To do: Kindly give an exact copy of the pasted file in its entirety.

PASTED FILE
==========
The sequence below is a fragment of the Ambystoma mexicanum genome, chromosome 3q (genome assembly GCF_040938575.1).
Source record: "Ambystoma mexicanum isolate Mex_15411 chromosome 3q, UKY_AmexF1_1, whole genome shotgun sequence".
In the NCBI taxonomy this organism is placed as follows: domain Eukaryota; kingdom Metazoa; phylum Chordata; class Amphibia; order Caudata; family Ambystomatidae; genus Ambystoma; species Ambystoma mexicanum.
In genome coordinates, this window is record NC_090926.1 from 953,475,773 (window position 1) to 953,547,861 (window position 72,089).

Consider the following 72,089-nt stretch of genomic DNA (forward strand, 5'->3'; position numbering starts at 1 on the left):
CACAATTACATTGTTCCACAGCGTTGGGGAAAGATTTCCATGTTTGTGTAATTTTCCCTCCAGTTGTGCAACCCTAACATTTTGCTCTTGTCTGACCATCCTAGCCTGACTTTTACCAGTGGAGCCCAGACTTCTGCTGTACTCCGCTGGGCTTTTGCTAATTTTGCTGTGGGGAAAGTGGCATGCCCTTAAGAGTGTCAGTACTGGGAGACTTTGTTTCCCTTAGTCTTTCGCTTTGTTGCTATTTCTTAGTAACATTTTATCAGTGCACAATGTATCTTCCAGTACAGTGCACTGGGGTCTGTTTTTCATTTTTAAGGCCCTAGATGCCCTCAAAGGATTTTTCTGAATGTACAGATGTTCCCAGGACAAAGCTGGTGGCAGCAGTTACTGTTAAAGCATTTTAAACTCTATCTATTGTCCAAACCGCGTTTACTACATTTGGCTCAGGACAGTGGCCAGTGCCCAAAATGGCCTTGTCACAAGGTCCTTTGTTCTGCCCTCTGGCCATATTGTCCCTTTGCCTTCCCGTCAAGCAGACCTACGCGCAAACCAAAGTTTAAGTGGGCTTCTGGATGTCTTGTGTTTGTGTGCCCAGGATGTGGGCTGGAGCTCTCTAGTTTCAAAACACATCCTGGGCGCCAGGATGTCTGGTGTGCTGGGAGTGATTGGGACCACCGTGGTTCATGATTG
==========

The sequence below is a fragment of the Ambystoma mexicanum genome, chromosome 3q (genome assembly GCF_040938575.1).
Source record: "Ambystoma mexicanum isolate Mex_15411 chromosome 3q, UKY_AmexF1_1, whole genome shotgun sequence".
In the NCBI taxonomy this organism is placed as follows: domain Eukaryota; kingdom Metazoa; phylum Chordata; class Amphibia; order Caudata; family Ambystomatidae; genus Ambystoma; species Ambystoma mexicanum.
In genome coordinates, this window is record NC_090926.1 from 953,475,773 (window position 1) to 953,547,861 (window position 72,089).

Consider the following 72,089-nt stretch of genomic DNA (forward strand, 5'->3'; position numbering starts at 1 on the left):
CACAATTACATTGTTCCACAGCGTTGGGGAAAGATTTCCATGTTTGTGTAATTTTCCCTCCAGTTGTGCAACCCTAACATTTTGCTCTTGTCTGACCATCCTAGCCTGACTTTTACCAGTGGAGCCCAGACTTCTGCTGTACTCCGCTGGGCTTTTGCTAATTTTGCTGTGGGGAAAGTGGCATGCCCTTAAGAGTGTCAGTACTGGGAGACTTTGTTTCCCTTAGTCTTTCGCTTTGTTGCTATTTCTTAGTAACATTTTATCAGTGCACAATGTATCTTCCAGTACAGTGCACTGGGGTCTGTTTTTCATTTTTAAGGCCCTAGATGCCCTCAAAGGATTTTTCTGAATGTACAGATGTTCCCAGGACAAAGCTGGTGGCAGCAGTTACTGTTAAAGCATTTTAAACTCTATCTATTGTCCAAACCGCGTTTACTACATTTGGCTCAGGACAGTGGCCAGTGCCCAAAATGGCCTTGTCACAAGGTCCTTTGTTCTGCCCTCTGGCCATATTGTCCCTTTGCCTTCCCGTCAAGCAGACCTACGCGCAAACCAAAGTTTAAGTGGGCTTCTGGATGTCTTGTGTTTGTGTGCCCAGGATGTGGGCTGGAGCTCTCTAGTTTCAAAACACATCCTGGGCGCCAGGATGTCTGGTGTGCTGGGAGTGATTGGGACCACCGTGGTTCATGATTG